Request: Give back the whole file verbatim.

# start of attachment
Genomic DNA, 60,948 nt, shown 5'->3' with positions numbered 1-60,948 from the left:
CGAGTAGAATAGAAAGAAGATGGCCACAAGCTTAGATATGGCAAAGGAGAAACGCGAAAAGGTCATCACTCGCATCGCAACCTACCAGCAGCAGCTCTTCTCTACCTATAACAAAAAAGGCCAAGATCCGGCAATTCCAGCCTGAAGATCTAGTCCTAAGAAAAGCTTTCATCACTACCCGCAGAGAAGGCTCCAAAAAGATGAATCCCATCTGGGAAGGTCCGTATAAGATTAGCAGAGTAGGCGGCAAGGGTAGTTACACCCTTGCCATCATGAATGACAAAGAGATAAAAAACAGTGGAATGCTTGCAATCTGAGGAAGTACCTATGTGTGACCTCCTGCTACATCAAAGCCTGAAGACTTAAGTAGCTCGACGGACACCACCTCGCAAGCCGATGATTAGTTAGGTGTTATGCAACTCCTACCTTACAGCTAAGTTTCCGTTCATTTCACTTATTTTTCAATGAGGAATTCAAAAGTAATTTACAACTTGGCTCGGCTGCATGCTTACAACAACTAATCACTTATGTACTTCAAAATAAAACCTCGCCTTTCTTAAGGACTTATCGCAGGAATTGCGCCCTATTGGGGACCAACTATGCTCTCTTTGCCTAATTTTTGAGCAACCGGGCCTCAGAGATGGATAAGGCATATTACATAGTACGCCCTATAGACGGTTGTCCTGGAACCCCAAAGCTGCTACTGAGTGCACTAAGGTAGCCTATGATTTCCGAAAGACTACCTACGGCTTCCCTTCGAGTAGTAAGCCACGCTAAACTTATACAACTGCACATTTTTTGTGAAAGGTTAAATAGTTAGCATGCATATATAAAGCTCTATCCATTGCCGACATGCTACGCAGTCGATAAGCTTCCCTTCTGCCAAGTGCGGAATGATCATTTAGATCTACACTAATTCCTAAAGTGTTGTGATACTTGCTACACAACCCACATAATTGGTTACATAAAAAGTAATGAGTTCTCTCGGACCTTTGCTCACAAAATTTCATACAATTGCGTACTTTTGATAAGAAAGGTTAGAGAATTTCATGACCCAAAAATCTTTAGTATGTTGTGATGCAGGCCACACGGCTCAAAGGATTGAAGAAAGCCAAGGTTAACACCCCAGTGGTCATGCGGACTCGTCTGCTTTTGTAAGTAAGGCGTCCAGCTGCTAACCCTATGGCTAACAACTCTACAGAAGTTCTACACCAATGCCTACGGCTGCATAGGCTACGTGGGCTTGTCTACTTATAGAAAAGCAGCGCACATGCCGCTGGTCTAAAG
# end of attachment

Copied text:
Genomic DNA, 60,948 nt, shown 5'->3' with positions numbered 1-60,948 from the left:
CGAGTAGAATAGAAAGAAGATGGCCACAAGCTTAGATATGGCAAAGGAGAAACGCGAAAAGGTCATCACTCGCATCGCAACCTACCAGCAGCAGCTCTTCTCTACCTATAACAAAAAAGGCCAAGATCCGGCAATTCCAGCCTGAAGATCTAGTCCTAAGAAAAGCTTTCATCACTACCCGCAGAGAAGGCTCCAAAAAGATGAATCCCATCTGGGAAGGTCCGTATAAGATTAGCAGAGTAGGCGGCAAGGGTAGTTACACCCTTGCCATCATGAATGACAAAGAGATAAAAAACAGTGGAATGCTTGCAATCTGAGGAAGTACCTATGTGTGACCTCCTGCTACATCAAAGCCTGAAGACTTAAGTAGCTCGACGGACACCACCTCGCAAGCCGATGATTAGTTAGGTGTTATGCAACTCCTACCTTACAGCTAAGTTTCCGTTCATTTCACTTATTTTTCAATGAGGAATTCAAAAGTAATTTACAACTTGGCTCGGCTGCATGCTTACAACAACTAATCACTTATGTACTTCAAAATAAAACCTCGCCTTTCTTAAGGACTTATCGCAGGAATTGCGCCCTATTGGGGACCAACTATGCTCTCTTTGCCTAATTTTTGAGCAACCGGGCCTCAGAGATGGATAAGGCATATTACATAGTACGCCCTATAGACGGTTGTCCTGGAACCCCAAAGCTGCTACTGAGTGCACTAAGGTAGCCTATGATTTCCGAAAGACTACCTACGGCTTCCCTTCGAGTAGTAAGCCACGCTAAACTTATACAACTGCACATTTTTTGTGAAAGGTTAAATAGTTAGCATGCATATATAAAGCTCTATCCATTGCCGACATGCTACGCAGTCGATAAGCTTCCCTTCTGCCAAGTGCGGAATGATCATTTAGATCTACACTAATTCCTAAAGTGTTGTGATACTTGCTACACAACCCACATAATTGGTTACATAAAAAGTAATGAGTTCTCTCGGACCTTTGCTCACAAAATTTCATACAATTGCGTACTTTTGATAAGAAAGGTTAGAGAATTTCATGACCCAAAAATCTTTAGTATGTTGTGATGCAGGCCACACGGCTCAAAGGATTGAAGAAAGCCAAGGTTAACACCCCAGTGGTCATGCGGACTCGTCTGCTTTTGTAAGTAAGGCGTCCAGCTGCTAACCCTATGGCTAACAACTCTACAGAAGTTCTACACCAATGCCTACGGCTGCATAGGCTACGTGGGCTTGTCTACTTATAGAAAAGCAGCGCACATGCCGCTGGTCTAAAG